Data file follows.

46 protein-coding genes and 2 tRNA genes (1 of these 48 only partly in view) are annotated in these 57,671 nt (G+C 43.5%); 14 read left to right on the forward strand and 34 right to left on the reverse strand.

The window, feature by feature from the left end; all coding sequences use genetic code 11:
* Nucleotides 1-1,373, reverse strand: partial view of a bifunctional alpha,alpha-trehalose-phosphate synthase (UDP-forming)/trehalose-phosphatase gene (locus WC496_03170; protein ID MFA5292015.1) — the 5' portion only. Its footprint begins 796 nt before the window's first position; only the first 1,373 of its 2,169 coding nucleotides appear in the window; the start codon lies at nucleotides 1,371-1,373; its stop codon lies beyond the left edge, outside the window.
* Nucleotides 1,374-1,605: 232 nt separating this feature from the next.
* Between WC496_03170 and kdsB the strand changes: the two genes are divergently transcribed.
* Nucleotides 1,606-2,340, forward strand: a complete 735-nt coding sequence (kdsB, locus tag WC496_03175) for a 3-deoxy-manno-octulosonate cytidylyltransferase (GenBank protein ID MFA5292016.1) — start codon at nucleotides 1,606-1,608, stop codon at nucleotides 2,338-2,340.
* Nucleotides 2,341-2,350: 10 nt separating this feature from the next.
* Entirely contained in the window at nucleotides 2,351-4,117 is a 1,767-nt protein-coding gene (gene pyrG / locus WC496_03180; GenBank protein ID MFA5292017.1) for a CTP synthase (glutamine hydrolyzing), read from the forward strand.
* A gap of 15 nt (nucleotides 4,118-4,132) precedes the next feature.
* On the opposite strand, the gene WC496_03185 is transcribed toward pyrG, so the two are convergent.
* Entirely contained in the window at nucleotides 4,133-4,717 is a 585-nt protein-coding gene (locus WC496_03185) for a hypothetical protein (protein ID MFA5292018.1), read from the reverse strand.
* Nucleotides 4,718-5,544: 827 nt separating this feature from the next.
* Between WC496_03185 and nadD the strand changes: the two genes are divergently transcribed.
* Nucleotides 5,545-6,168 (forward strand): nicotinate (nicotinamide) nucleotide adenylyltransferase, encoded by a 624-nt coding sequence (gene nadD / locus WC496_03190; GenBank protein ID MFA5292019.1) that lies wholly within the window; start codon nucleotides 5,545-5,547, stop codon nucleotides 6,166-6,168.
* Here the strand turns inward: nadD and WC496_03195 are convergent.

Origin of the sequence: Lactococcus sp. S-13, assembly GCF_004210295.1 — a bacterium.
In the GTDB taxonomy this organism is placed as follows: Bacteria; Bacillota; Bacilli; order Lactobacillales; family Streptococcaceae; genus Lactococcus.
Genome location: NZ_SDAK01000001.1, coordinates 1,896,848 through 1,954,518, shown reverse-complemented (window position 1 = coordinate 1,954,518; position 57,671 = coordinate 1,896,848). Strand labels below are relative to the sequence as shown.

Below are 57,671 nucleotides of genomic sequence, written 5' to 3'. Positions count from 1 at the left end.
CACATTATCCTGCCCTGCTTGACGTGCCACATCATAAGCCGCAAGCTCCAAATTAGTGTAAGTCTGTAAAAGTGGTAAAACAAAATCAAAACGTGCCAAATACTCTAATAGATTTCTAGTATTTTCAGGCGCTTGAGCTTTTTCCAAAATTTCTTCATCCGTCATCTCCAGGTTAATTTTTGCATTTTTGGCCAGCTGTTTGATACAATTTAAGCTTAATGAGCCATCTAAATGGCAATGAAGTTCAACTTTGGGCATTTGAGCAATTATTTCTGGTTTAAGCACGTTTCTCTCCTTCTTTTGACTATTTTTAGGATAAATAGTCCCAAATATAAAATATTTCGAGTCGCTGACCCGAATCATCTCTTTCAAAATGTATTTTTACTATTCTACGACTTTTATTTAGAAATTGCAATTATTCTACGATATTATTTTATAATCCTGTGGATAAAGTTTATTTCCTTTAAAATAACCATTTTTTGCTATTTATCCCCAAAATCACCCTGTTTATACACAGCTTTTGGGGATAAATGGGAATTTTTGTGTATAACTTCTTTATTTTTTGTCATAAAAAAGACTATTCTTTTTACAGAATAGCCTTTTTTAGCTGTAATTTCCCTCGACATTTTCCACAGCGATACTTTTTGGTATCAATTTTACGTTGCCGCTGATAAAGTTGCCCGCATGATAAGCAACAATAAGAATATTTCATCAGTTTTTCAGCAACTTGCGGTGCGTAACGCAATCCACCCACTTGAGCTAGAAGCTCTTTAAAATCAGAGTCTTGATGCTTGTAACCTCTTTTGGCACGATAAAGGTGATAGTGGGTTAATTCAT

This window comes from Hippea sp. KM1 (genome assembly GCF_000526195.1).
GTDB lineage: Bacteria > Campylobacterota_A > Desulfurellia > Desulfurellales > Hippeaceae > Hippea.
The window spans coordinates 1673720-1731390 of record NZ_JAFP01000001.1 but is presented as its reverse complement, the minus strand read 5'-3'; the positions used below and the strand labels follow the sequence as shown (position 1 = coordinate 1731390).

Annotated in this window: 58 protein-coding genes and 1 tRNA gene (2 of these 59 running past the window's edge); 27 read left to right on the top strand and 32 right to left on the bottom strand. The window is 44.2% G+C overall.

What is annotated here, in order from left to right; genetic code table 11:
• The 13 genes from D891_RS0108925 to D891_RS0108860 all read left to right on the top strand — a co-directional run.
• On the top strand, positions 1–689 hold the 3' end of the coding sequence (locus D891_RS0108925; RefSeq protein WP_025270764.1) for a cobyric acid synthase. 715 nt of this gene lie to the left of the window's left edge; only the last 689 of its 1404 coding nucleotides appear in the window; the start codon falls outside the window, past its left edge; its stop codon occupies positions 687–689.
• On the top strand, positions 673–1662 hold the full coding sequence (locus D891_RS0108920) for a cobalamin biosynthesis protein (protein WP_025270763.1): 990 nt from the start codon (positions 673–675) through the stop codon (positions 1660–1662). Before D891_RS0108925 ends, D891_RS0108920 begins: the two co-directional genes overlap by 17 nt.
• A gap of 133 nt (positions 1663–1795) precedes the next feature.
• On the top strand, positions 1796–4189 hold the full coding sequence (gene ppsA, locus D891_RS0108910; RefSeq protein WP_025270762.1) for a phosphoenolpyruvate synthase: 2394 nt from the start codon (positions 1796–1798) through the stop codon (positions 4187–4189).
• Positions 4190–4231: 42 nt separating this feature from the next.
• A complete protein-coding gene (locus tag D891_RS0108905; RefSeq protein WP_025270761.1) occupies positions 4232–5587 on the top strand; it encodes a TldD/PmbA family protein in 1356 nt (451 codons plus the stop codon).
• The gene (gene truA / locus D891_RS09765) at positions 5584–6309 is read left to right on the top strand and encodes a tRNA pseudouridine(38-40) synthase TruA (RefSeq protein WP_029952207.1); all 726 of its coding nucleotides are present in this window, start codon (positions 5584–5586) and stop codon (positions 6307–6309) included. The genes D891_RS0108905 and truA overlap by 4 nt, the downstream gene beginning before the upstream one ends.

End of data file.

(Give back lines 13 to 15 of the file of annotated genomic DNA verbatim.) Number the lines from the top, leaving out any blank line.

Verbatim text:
* Between WC496_03185 and nadD the strand changes: the two genes are divergently transcribed.
* Nucleotides 5,545-6,168 (forward strand): nicotinate (nicotinamide) nucleotide adenylyltransferase, encoded by a 624-nt coding sequence (gene nadD / locus WC496_03190; GenBank protein ID MFA5292019.1) that lies wholly within the window; start codon nucleotides 5,545-5,547, stop codon nucleotides 6,166-6,168.
* Here the strand turns inward: nadD and WC496_03195 are convergent.